A remarkable cranium of Plesiopithecus teras (Primates, Prosimii) from the Eocene of Egypt.
Between 1991 and 1993 specimens of a highly distinctive primate, named Plesiopithecus teras [Simons, E.L. (1992) Proc. Natl. Acad. Sci. USA 89, 10743-10747], were found at site L-41 in late Eocene deposits of the Fayum Depression, Egypt. The most important of these specimens consists of a nearly complete skull, which facilitates the evaluation of affinities of this primate. Characteristics of the known material now demonstrate that Plesiopithecus is a prosimian, although mandibular molar morphology, in particular, bears similarity to that in molars of archaic members of Anthropoidea. Plesiopithecus has a postorbital bar but lacks postorbital closure, it has upper molars without hypocones, and it may retain four lower premolars. Its familial rank was considered incertae sedis by Simons [Simons, E.L. (1992) Proc. Natl. Acad. Sci. USA 89, 10743-10747]; it can now be demonstrated that Plesiopithecus justifies establishment of a new family and superfamily. The new superfamily apparently lies closer to the toothcomb prosimians (strepsirhines) than to any other known primate group. Under this interpretation the enlarged, procumbent tooth in the jaw of Plesiopithecus is homologous to either the lateral incisor or the canine of the prosimian toothcomb.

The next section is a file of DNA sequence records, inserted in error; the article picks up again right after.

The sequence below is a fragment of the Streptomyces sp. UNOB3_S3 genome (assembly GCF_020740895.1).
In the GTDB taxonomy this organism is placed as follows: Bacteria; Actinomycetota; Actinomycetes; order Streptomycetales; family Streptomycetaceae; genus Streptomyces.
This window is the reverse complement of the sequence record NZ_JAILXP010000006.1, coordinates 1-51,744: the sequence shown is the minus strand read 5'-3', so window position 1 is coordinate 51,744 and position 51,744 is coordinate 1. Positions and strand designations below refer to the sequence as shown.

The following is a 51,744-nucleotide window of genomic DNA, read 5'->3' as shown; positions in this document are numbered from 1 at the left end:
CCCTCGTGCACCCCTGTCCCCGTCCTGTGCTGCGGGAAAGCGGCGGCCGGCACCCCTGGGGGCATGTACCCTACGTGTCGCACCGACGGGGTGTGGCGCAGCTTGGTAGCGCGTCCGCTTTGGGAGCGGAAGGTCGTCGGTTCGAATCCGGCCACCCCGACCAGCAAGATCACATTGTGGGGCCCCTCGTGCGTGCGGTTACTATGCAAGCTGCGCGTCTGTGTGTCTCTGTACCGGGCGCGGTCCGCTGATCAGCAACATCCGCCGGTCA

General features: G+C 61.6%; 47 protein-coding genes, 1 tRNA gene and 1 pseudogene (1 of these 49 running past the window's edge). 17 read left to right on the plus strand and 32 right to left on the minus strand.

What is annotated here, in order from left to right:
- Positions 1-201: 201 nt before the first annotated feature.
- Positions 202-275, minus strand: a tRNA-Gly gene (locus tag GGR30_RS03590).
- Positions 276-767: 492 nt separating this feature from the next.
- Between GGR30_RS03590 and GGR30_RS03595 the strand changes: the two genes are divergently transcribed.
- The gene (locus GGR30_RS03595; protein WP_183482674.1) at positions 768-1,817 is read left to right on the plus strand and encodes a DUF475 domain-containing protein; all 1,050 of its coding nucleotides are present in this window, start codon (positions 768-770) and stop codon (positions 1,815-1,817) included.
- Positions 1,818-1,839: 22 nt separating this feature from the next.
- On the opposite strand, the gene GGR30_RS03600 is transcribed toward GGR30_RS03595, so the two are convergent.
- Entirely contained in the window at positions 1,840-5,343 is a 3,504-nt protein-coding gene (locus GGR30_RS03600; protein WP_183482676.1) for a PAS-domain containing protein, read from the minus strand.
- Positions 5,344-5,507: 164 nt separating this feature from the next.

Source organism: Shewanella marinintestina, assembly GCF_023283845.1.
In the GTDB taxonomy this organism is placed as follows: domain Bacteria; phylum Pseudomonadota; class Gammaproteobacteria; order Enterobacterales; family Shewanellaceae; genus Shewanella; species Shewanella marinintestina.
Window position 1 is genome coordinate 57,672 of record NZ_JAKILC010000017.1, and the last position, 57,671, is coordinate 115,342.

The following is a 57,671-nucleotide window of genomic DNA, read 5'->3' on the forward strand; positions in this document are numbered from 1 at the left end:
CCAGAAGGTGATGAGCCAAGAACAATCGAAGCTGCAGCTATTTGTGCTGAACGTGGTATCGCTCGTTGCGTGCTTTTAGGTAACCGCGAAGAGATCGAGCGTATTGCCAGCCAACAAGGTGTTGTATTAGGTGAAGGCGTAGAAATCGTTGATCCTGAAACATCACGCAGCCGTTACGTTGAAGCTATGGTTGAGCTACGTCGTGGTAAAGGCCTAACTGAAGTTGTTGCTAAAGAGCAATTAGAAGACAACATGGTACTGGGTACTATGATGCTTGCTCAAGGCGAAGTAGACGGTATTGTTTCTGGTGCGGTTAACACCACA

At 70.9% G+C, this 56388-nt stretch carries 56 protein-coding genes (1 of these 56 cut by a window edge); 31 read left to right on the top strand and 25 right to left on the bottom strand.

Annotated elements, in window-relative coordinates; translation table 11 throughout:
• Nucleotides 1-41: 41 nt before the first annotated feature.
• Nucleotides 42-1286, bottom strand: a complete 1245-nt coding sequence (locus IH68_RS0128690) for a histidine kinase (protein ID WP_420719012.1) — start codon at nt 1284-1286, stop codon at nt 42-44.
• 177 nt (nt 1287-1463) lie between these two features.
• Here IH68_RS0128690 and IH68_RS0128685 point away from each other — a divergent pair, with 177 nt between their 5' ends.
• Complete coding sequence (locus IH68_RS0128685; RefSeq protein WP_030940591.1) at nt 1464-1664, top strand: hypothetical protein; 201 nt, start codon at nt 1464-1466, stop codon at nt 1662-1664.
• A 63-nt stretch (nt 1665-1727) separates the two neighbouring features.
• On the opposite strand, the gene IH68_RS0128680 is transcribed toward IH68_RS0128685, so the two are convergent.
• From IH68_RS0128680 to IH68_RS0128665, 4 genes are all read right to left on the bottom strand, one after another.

Simons, EL; Rasmussen, DT
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